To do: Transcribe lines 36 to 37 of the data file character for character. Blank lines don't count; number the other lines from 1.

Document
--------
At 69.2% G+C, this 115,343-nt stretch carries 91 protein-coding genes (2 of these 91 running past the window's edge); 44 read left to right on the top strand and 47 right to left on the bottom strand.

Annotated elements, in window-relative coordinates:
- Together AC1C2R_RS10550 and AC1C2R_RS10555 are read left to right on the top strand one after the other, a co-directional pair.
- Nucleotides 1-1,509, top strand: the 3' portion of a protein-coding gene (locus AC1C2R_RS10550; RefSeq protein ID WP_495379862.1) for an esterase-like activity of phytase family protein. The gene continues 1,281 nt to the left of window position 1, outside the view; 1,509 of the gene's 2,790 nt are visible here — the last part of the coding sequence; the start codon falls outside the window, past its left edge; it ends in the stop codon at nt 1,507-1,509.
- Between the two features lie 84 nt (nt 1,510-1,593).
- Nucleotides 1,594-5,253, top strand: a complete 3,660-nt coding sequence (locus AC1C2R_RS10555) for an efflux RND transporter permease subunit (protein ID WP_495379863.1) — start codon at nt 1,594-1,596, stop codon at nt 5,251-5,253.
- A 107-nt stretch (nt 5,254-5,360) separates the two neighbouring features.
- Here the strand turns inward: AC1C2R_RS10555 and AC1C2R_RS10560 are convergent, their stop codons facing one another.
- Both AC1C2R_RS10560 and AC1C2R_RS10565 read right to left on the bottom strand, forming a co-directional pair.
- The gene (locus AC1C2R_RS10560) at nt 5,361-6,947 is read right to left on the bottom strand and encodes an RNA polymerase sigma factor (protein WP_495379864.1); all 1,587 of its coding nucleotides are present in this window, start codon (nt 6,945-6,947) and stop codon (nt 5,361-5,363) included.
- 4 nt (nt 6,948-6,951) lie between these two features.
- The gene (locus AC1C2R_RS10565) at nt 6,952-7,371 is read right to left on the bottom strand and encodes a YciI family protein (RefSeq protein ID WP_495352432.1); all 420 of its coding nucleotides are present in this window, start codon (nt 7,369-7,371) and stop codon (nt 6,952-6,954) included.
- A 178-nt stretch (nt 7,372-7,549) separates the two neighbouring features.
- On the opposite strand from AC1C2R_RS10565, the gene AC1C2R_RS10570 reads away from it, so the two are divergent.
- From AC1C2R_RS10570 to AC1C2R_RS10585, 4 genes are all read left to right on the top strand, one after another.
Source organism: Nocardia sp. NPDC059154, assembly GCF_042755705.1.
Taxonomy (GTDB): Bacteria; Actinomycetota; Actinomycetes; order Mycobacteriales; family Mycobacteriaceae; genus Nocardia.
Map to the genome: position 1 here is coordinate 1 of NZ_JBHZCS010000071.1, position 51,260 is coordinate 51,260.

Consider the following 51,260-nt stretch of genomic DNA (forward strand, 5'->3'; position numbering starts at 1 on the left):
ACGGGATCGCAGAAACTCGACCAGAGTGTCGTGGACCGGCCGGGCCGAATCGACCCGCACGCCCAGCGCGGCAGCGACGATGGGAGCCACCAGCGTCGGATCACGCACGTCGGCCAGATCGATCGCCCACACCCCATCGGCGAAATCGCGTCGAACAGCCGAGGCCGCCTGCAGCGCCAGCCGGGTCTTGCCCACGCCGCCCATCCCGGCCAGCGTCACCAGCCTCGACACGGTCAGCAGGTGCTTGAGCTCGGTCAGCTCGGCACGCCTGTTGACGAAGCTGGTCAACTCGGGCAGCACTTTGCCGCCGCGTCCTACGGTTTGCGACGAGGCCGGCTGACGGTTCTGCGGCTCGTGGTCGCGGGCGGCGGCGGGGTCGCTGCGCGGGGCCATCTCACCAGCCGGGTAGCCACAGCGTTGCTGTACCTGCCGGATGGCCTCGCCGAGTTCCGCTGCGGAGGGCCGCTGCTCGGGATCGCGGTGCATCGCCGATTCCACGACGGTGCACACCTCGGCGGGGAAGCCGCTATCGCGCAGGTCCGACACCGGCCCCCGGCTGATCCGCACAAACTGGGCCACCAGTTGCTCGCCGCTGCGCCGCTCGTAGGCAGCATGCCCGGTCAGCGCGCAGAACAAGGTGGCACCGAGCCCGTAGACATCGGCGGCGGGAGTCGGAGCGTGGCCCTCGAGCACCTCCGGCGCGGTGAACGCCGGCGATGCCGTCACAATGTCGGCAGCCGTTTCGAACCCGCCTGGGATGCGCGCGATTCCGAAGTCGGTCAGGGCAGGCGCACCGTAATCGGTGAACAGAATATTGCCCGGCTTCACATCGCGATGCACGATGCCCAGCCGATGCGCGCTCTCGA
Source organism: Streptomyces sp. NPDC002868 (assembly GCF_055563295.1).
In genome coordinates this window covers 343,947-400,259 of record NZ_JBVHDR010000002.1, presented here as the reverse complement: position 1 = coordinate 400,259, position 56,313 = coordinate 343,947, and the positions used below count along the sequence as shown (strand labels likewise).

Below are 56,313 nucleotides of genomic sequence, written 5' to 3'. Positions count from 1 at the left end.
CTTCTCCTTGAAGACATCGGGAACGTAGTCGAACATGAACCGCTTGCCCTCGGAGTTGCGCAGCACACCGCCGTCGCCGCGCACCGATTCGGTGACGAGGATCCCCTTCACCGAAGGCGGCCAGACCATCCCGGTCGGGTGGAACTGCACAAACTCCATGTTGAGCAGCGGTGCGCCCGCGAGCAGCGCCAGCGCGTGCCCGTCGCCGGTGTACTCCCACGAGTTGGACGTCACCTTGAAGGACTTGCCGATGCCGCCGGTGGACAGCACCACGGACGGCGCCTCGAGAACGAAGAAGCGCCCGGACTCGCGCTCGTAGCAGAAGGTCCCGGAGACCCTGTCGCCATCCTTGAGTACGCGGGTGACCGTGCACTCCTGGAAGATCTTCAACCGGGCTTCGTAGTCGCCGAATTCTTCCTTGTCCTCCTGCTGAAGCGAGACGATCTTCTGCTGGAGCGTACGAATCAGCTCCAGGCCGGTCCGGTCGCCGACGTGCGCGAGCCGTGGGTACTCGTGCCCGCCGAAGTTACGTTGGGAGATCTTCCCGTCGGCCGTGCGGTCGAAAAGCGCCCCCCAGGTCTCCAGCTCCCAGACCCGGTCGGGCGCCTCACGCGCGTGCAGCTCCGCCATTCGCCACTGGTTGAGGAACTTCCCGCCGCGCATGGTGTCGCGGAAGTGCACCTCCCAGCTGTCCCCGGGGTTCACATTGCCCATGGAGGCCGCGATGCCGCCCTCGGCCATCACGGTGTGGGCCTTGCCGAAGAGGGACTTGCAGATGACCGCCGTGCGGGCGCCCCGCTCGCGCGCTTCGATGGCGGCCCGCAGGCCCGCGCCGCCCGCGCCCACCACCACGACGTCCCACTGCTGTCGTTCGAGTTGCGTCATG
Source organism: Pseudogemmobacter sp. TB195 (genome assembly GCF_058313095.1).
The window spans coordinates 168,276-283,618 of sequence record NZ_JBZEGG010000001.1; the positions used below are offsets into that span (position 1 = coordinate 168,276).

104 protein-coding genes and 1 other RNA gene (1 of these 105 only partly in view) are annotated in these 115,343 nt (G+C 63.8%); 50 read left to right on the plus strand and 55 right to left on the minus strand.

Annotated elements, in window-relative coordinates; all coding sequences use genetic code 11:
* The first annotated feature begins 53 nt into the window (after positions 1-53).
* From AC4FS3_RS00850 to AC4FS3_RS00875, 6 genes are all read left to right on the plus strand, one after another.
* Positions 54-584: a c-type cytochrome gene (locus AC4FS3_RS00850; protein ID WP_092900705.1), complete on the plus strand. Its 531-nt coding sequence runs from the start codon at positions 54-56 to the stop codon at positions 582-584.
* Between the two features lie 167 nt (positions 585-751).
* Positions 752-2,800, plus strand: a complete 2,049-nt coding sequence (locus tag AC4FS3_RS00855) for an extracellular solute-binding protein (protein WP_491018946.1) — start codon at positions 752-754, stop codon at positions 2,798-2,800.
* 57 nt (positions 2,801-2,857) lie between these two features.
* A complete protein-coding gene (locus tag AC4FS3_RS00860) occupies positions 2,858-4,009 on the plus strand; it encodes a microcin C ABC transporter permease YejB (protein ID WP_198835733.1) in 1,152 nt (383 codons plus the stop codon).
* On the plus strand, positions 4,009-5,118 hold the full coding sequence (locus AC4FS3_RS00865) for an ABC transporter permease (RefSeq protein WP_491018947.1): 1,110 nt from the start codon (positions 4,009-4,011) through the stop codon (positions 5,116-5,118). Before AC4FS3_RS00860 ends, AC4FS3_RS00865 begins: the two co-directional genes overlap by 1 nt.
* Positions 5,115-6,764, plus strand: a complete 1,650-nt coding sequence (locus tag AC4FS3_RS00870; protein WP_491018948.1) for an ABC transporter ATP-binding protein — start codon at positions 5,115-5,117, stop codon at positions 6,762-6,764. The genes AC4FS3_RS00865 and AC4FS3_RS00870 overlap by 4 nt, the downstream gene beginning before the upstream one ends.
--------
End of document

* On the plus strand, positions 4,009-5,118 hold the full coding sequence (locus AC4FS3_RS00865) for an ABC transporter permease (RefSeq protein WP_491018947.1): 1,110 nt from the start codon (positions 4,009-4,011) through the stop codon (positions 5,116-5,118). Before AC4FS3_RS00860 ends, AC4FS3_RS00865 begins: the two co-directional genes overlap by 1 nt.
* Positions 5,115-6,764, plus strand: a complete 1,650-nt coding sequence (locus tag AC4FS3_RS00870; protein WP_491018948.1) for an ABC transporter ATP-binding protein — start codon at positions 5,115-5,117, stop codon at positions 6,762-6,764. The genes AC4FS3_RS00865 and AC4FS3_RS00870 overlap by 4 nt, the downstream gene beginning before the upstream one ends.